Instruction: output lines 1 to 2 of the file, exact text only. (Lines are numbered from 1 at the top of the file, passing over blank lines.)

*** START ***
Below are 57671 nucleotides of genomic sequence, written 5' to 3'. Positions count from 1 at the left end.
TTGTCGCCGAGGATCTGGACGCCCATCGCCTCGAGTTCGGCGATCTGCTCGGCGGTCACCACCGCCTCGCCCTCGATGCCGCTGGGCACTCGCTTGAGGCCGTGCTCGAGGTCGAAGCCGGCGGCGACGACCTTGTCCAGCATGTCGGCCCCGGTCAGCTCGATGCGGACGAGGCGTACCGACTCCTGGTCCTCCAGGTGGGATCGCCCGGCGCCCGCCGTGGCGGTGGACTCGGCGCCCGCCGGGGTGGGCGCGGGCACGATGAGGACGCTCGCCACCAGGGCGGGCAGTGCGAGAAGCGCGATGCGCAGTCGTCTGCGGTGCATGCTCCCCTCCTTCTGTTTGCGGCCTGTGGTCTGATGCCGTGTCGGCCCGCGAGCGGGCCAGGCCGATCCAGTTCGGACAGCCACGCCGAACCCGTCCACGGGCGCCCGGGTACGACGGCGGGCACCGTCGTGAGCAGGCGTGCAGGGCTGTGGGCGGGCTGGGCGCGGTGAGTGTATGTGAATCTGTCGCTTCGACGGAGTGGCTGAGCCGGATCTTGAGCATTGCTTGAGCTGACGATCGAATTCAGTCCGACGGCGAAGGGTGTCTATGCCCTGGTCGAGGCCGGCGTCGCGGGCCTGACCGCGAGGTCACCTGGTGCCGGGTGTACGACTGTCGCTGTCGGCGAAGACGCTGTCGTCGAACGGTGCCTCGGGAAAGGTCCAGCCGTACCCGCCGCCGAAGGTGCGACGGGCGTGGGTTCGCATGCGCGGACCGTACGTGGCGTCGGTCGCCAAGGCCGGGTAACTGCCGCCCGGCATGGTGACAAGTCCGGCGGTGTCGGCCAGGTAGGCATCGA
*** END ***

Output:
Below are 57671 nucleotides of genomic sequence, written 5' to 3'. Positions count from 1 at the left end.
TTGTCGCCGAGGATCTGGACGCCCATCGCCTCGAGTTCGGCGATCTGCTCGGCGGTCACCACCGCCTCGCCCTCGATGCCGCTGGGCACTCGCTTGAGGCCGTGCTCGAGGTCGAAGCCGGCGGCGACGACCTTGTCCAGCATGTCGGCCCCGGTCAGCTCGATGCGGACGAGGCGTACCGACTCCTGGTCCTCCAGGTGGGATCGCCCGGCGCCCGCCGTGGCGGTGGACTCGGCGCCCGCCGGGGTGGGCGCGGGCACGATGAGGACGCTCGCCACCAGGGCGGGCAGTGCGAGAAGCGCGATGCGCAGTCGTCTGCGGTGCATGCTCCCCTCCTTCTGTTTGCGGCCTGTGGTCTGATGCCGTGTCGGCCCGCGAGCGGGCCAGGCCGATCCAGTTCGGACAGCCACGCCGAACCCGTCCACGGGCGCCCGGGTACGACGGCGGGCACCGTCGTGAGCAGGCGTGCAGGGCTGTGGGCGGGCTGGGCGCGGTGAGTGTATGTGAATCTGTCGCTTCGACGGAGTGGCTGAGCCGGATCTTGAGCATTGCTTGAGCTGACGATCGAATTCAGTCCGACGGCGAAGGGTGTCTATGCCCTGGTCGAGGCCGGCGTCGCGGGCCTGACCGCGAGGTCACCTGGTGCCGGGTGTACGACTGTCGCTGTCGGCGAAGACGCTGTCGTCGAACGGTGCCTCGGGAAAGGTCCAGCCGTACCCGCCGCCGAAGGTGCGACGGGCGTGGGTTCGCATGCGCGGACCGTACGTGGCGTCGGTCGCCAAGGCCGGGTAACTGCCGCCCGGCATGGTGACAAGTCCGGCGGTGTCGGCCAGGTAGGCATCGA